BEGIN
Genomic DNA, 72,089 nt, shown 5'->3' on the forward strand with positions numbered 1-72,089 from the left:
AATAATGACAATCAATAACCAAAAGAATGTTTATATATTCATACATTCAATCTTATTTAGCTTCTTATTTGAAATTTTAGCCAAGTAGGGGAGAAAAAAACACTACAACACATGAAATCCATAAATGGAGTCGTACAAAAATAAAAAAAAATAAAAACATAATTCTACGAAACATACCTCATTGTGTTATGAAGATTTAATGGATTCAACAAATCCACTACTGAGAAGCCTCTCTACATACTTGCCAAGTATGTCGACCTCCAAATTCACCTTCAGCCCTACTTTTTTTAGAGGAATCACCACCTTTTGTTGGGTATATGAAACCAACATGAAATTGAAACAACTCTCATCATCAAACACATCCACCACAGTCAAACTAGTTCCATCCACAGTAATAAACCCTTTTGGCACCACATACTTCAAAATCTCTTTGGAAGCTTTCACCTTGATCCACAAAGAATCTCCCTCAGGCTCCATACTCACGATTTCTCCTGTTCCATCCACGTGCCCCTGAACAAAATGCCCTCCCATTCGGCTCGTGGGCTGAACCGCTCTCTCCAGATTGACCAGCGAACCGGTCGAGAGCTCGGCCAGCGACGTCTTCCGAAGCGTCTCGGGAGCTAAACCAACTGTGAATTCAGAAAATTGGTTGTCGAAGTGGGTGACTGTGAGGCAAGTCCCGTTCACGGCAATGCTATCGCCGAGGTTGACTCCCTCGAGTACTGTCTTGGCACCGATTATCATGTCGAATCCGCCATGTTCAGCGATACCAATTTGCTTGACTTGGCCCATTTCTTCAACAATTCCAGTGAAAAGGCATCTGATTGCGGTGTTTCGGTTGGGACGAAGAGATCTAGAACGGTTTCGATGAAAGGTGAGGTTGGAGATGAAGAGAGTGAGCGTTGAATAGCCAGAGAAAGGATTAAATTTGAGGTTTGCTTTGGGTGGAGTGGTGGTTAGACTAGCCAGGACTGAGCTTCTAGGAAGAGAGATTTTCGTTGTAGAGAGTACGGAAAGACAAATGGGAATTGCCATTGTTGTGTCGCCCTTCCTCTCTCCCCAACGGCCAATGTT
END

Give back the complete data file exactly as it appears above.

Genomic DNA, 72,089 nt, shown 5'->3' on the forward strand with positions numbered 1-72,089 from the left:
AATAATGACAATCAATAACCAAAAGAATGTTTATATATTCATACATTCAATCTTATTTAGCTTCTTATTTGAAATTTTAGCCAAGTAGGGGAGAAAAAAACACTACAACACATGAAATCCATAAATGGAGTCGTACAAAAATAAAAAAAAATAAAAACATAATTCTACGAAACATACCTCATTGTGTTATGAAGATTTAATGGATTCAACAAATCCACTACTGAGAAGCCTCTCTACATACTTGCCAAGTATGTCGACCTCCAAATTCACCTTCAGCCCTACTTTTTTTAGAGGAATCACCACCTTTTGTTGGGTATATGAAACCAACATGAAATTGAAACAACTCTCATCATCAAACACATCCACCACAGTCAAACTAGTTCCATCCACAGTAATAAACCCTTTTGGCACCACATACTTCAAAATCTCTTTGGAAGCTTTCACCTTGATCCACAAAGAATCTCCCTCAGGCTCCATACTCACGATTTCTCCTGTTCCATCCACGTGCCCCTGAACAAAATGCCCTCCCATTCGGCTCGTGGGCTGAACCGCTCTCTCCAGATTGACCAGCGAACCGGTCGAGAGCTCGGCCAGCGACGTCTTCCGAAGCGTCTCGGGAGCTAAACCAACTGTGAATTCAGAAAATTGGTTGTCGAAGTGGGTGACTGTGAGGCAAGTCCCGTTCACGGCAATGCTATCGCCGAGGTTGACTCCCTCGAGTACTGTCTTGGCACCGATTATCATGTCGAATCCGCCATGTTCAGCGATACCAATTTGCTTGACTTGGCCCATTTCTTCAACAATTCCAGTGAAAAGGCATCTGATTGCGGTGTTTCGGTTGGGACGAAGAGATCTAGAACGGTTTCGATGAAAGGTGAGGTTGGAGATGAAGAGAGTGAGCGTTGAATAGCCAGAGAAAGGATTAAATTTGAGGTTTGCTTTGGGTGGAGTGGTGGTTAGACTAGCCAGGACTGAGCTTCTAGGAAGAGAGATTTTCGTTGTAGAGAGTACGGAAAGACAAATGGGAATTGCCATTGTTGTGTCGCCCTTCCTCTCTCCCCAACGGCCAATGTT